Watt distribution question


I have a stereo receiver that puts out 60w x 2. It has outputs for 2 sets of speakers. now, if I have 4 speakers hooked up to it, Set A and Set B, as the receiver designates them, how many watts is each speaker getting? this is something I am quite unclear on. I am pretty sure that means each speaker is receiving 30 watts, but again, i really dont know. I would really appreciate some clarification on this. also, if you can by the same token explain exactly what a 75 watt max handling capacity would mean on a speaker, that would be great too (ie if i had an 80w x 2 receiver, could I hook up 4 75 watt max speakers).

The answer is: it depends. It depends on the impedance of each speaker, and it depends on how the stereo is rated.

The power rating of a stereo doesn't mean anything unless it specifies what kind of load it is rated at. Most often, manufacturers state a rating for 8ohm speakers. Likely the rating on your stereo is 2x60W @ 8 ohms. However, that is not always true. Sometimes, manufacturers try to make their equipment sound more powerful than it is by giving a rating for 4 ohms. (as well, some manufacturers of low-buck equipment give you the peak power rating instead of the continuous rating. They can play with the numbers to make people think their equipment is more powerful than it would if they gave the ratings people expect to hear.)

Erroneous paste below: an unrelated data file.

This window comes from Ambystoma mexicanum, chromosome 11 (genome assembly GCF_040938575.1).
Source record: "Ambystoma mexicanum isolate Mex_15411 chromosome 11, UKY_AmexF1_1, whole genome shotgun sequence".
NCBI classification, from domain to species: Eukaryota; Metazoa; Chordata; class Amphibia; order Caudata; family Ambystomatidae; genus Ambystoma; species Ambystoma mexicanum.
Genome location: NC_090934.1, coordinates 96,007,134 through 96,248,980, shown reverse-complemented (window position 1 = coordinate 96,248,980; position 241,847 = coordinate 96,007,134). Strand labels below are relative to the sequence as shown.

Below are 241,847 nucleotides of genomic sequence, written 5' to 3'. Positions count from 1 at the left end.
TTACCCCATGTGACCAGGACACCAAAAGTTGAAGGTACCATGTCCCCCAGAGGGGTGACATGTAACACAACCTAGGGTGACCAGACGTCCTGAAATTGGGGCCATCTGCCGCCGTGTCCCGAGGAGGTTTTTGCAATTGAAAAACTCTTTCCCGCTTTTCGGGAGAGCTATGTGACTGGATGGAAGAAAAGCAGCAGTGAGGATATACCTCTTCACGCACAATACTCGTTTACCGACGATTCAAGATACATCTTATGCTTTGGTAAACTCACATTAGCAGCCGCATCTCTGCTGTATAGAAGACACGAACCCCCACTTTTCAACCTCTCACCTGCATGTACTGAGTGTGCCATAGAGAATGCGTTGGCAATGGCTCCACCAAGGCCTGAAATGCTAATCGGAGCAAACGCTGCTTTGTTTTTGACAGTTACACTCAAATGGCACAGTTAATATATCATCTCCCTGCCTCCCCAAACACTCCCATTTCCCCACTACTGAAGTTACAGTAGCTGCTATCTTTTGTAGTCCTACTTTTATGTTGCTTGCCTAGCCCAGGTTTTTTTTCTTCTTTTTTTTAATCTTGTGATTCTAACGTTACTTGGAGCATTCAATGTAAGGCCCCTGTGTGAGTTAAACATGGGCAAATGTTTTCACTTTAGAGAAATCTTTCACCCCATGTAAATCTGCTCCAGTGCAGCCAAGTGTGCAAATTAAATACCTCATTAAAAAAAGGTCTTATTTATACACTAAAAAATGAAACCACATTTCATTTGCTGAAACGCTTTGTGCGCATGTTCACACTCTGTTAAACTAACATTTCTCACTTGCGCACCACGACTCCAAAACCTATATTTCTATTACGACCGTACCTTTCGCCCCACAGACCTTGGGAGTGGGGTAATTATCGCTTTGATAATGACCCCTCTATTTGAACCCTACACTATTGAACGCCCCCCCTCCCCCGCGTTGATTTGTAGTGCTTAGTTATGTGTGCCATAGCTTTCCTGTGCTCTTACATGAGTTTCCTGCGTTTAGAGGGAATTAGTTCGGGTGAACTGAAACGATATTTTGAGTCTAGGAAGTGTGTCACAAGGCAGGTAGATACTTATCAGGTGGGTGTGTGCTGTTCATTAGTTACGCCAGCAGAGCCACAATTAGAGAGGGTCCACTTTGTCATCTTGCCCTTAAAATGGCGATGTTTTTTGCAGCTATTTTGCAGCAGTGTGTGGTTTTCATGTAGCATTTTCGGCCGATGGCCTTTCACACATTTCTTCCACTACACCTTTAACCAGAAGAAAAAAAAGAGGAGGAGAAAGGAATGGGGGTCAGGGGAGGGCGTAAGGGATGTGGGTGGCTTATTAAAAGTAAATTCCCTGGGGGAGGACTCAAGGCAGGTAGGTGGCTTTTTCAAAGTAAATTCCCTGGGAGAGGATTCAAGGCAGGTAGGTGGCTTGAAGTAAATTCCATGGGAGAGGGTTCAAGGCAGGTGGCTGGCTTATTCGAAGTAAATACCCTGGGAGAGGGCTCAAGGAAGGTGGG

As well, you need to know what the impedance rating of your speakers is. This should be stated on a label on the back of your speakers. The most common impedance is 8 ohms. However, there are many 6 ohm and 4 ohm speakers as well.

There are 2 ways of hooking up multiple speakers to a stereo terminal: parallel or series. Parallel is the most common way. Hook up the "+" of each speaker to the "+" on the terminal, and the "-" of each speaker to the "-" on the terminal. (Series is more complicated, and not needed except in special circumstances.)

When you have multiple speakers in parallel, then the impedance decreases. Total impedance = (Z1 * Z2)/(Z1 + Z2) where Z1 and Z2 are the impedance of speakers 1 and 2. So, if you have two 8ohm speakers in parallel, then the total impedance is (8*8)/(8+8) = 4ohms.

So how much power is your stereo putting out? Well, power is inversely proportional to the impedance (unless your amplifier is overloaded, in which case you will hear distortion and could damage your amp) So, if you decrease the impedance by half, you double the power.

So, if you've got a stereo that puts out 60W per channel into an 8ohm load, it can probably put 120W per channel into a 4 ohm load. If you have two 8ohm speakers in parallel on each channel, then each of the 4 speakers will carry 60W.

The thing to watch out for is that some amplifiers might not provide enough current to drive 4 ohm loads. If you've got a nice 1970s model stereo receiver with a knob that lets you select "A" "B" "A+B" speakers, then you can hook up a set of 8 ohm speakers to both "A" and "B" and run all 4 speakers at once without worrying. If you've got a new-model receiver and the manual says "WARNING: do not use speakers less than 8 ohms", I would be careful with the volume knob if I was hooking speakers up in parallel.

How many watts neccesary to support 2 8ohm speakers.
How many watts neccesary to support 2 4ohm speakers.
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